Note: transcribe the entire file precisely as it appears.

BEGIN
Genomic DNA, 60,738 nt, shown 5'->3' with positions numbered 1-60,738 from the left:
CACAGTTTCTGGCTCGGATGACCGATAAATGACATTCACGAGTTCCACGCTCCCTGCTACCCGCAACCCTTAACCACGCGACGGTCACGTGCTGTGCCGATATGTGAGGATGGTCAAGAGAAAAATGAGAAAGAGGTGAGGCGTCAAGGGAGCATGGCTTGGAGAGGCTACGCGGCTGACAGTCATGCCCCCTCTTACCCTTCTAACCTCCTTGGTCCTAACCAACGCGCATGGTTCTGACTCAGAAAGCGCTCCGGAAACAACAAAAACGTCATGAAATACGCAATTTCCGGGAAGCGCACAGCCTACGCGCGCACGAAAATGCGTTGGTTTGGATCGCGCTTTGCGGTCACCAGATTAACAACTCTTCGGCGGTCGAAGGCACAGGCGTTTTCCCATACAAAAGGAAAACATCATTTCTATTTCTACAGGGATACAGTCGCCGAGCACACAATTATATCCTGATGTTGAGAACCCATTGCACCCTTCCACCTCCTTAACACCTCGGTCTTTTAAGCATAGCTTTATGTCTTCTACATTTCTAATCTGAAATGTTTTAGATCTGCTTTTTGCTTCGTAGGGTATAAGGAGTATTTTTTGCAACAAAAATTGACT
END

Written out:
Genomic DNA, 60,738 nt, shown 5'->3' with positions numbered 1-60,738 from the left:
CACAGTTTCTGGCTCGGATGACCGATAAATGACATTCACGAGTTCCACGCTCCCTGCTACCCGCAACCCTTAACCACGCGACGGTCACGTGCTGTGCCGATATGTGAGGATGGTCAAGAGAAAAATGAGAAAGAGGTGAGGCGTCAAGGGAGCATGGCTTGGAGAGGCTACGCGGCTGACAGTCATGCCCCCTCTTACCCTTCTAACCTCCTTGGTCCTAACCAACGCGCATGGTTCTGACTCAGAAAGCGCTCCGGAAACAACAAAAACGTCATGAAATACGCAATTTCCGGGAAGCGCACAGCCTACGCGCGCACGAAAATGCGTTGGTTTGGATCGCGCTTTGCGGTCACCAGATTAACAACTCTTCGGCGGTCGAAGGCACAGGCGTTTTCCCATACAAAAGGAAAACATCATTTCTATTTCTACAGGGATACAGTCGCCGAGCACACAATTATATCCTGATGTTGAGAACCCATTGCACCCTTCCACCTCCTTAACACCTCGGTCTTTTAAGCATAGCTTTATGTCTTCTACATTTCTAATCTGAAATGTTTTAGATCTGCTTTTTGCTTCGTAGGGTATAAGGAGTATTTTTTGCAACAAAAATTGACT